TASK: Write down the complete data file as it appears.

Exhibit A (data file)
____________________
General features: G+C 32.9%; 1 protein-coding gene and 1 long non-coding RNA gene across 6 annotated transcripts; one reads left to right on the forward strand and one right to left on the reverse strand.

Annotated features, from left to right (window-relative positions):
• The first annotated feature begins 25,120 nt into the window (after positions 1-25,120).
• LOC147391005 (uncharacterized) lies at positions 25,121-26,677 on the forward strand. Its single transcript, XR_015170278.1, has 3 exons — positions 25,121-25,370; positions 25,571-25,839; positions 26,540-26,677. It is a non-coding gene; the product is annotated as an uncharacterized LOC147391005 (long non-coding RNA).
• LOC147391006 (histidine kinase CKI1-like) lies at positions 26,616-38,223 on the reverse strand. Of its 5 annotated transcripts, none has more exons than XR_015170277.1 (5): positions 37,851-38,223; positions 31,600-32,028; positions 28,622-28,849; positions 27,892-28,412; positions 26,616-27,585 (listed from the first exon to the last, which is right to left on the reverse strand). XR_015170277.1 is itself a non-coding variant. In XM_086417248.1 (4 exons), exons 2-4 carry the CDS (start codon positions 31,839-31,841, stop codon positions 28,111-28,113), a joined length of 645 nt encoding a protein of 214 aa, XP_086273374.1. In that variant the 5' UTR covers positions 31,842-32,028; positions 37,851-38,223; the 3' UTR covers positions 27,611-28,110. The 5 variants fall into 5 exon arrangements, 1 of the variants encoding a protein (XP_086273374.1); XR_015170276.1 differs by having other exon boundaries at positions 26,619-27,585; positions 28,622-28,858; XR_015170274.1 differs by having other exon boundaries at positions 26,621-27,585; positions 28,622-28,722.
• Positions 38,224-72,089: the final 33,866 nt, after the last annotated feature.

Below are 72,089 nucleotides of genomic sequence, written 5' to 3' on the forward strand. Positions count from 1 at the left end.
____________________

General features: G+C 32.9%; 1 protein-coding gene and 1 long non-coding RNA gene across 6 annotated transcripts; one reads left to right on the forward strand and one right to left on the reverse strand.

Annotated features, from left to right (window-relative positions):
• The first annotated feature begins 25,120 nt into the window (after positions 1-25,120).
• LOC147391005 (uncharacterized) lies at positions 25,121-26,677 on the forward strand. Its single transcript, XR_015170278.1, has 3 exons — positions 25,121-25,370; positions 25,571-25,839; positions 26,540-26,677. It is a non-coding gene; the product is annotated as an uncharacterized LOC147391005 (long non-coding RNA).
• LOC147391006 (histidine kinase CKI1-like) lies at positions 26,616-38,223 on the reverse strand. Of its 5 annotated transcripts, none has more exons than XR_015170277.1 (5): positions 37,851-38,223; positions 31,600-32,028; positions 28,622-28,849; positions 27,892-28,412; positions 26,616-27,585 (listed from the first exon to the last, which is right to left on the reverse strand). XR_015170277.1 is itself a non-coding variant. In XM_086417248.1 (4 exons), exons 2-4 carry the CDS (start codon positions 31,839-31,841, stop codon positions 28,111-28,113), a joined length of 645 nt encoding a protein of 214 aa, XP_086273374.1. In that variant the 5' UTR covers positions 31,842-32,028; positions 37,851-38,223; the 3' UTR covers positions 27,611-28,110. The 5 variants fall into 5 exon arrangements, 1 of the variants encoding a protein (XP_086273374.1); XR_015170276.1 differs by having other exon boundaries at positions 26,619-27,585; positions 28,622-28,858; XR_015170274.1 differs by having other exon boundaries at positions 26,621-27,585; positions 28,622-28,722.
• Positions 38,224-72,089: the final 33,866 nt, after the last annotated feature.

Below are 72,089 nucleotides of genomic sequence, written 5' to 3' on the forward strand. Positions count from 1 at the left end.